Tribe – Connecting people

Text & Photographs: Nikke Kinnunen

Before arriving to Kenya I had heard about the different tribes living there, but I didn’t quite understand what it meant. For an average westerner the whole idea of a tribal tradition is alien. I expected it to be a historical remnant, alive only in the countryside, where people live much like their ancestors used to.

After two days in the country I began to understand how much I had mistaken. The tribal tradition is alive and well, from the small townships in the countryside to the bustling Nairobi metropolis. The culture, history, and traditions of ones tribe are passed on from generation to generation via an oral tradition unlike anything I have witnessed before.

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Changing a car tire is just one of the things a Kenyan boy learns from his father.

Parents teach their children the ways of their own tribe. This practice ties generations to a bloodline that endures through time and space, and makes people know that they belong. The feeling of rootlessness too common in our western society is unknown in Kenya. No matter how bad off one is, they always have a home and a family.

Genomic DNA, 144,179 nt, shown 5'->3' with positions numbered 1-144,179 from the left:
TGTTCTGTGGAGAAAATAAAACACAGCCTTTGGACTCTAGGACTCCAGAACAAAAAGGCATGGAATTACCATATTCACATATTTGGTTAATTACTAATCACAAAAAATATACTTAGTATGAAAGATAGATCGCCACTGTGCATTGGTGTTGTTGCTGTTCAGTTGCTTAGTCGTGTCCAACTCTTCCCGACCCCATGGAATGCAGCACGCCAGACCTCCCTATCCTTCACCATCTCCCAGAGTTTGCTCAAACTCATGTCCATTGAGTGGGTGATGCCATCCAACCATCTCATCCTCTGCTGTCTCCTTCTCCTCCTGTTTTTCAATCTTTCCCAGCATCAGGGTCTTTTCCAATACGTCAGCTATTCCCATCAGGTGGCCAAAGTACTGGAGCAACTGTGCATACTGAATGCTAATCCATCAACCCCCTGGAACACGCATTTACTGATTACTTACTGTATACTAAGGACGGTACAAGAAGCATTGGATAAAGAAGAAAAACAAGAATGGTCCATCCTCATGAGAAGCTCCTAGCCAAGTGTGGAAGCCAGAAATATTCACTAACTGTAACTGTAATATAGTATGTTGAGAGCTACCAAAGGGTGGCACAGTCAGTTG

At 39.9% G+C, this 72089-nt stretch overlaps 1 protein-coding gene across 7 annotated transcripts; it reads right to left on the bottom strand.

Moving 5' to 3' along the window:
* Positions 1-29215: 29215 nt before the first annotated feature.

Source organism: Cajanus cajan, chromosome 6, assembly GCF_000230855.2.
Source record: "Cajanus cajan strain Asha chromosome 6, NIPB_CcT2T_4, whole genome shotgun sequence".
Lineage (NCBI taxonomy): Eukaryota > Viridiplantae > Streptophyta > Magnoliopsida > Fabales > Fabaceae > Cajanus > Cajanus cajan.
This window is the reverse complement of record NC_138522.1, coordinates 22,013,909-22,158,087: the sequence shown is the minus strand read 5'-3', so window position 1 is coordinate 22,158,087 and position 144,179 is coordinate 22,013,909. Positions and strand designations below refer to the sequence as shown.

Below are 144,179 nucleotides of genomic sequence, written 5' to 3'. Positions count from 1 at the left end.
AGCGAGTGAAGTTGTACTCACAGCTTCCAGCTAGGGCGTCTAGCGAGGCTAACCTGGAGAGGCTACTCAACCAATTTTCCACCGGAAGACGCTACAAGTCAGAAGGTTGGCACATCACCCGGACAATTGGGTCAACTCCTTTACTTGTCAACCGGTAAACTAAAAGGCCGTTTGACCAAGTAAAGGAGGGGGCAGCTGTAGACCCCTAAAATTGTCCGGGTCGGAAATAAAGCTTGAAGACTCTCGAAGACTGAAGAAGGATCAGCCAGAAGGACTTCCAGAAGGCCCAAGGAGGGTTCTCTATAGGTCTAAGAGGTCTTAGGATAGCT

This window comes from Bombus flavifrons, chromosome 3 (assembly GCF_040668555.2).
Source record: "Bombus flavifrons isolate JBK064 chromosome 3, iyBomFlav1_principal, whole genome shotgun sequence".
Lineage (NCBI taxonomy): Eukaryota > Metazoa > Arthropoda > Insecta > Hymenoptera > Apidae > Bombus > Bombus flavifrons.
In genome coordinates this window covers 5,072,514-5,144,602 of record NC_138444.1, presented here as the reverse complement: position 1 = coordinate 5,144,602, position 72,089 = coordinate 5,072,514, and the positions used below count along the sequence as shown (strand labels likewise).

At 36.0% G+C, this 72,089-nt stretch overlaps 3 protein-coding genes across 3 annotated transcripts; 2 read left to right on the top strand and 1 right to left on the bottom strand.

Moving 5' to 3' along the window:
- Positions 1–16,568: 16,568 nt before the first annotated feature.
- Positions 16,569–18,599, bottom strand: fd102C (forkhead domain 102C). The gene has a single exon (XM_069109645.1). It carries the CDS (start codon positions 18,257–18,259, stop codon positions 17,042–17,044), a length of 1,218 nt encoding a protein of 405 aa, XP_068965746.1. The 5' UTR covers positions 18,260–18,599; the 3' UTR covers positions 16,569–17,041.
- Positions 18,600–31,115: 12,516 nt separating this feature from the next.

This was manifested particularly well in the words of a young man I spoke to in Kibera slum, Nairobi. When I asked him where his rural home is, the answer came instantly. “I am from the Lowlands” he said, and continued: “the same place where Obama is from. Obama is my brother, and if my brother can be the president of another continent, what stops me from being one, too!”

Having originated from the same place means having a shared history, culture, and traditions. For Kenyans it means – in short – being family.

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Children of the Kampa tribe returning home from school in Machakos county, Kenya. Kenyans value education very highly, but don’t view schools as the only places for children to learn.

Of course, the coin has two sides. Relying so strongly on one’s past sometimes makes it difficult to move forward. Even some of Kenya’s educated city dwellers believe that mental illnesses are caused by witchcraft. The rights of the LGBT-people are non-existent. And cruel traditions like female circumcision still have a place among some of the tribes. The tribal tradition makes parts of the Kenyan society extremely conservative.

Yet even with its faults, I view the tribes’ oral tradition as something beautiful, strong, and worth holding on to. In a world filled with uncertainty there is nothing more important than knowing, that you have a place where you truly belong to, and people who are always ready to welcome you there.

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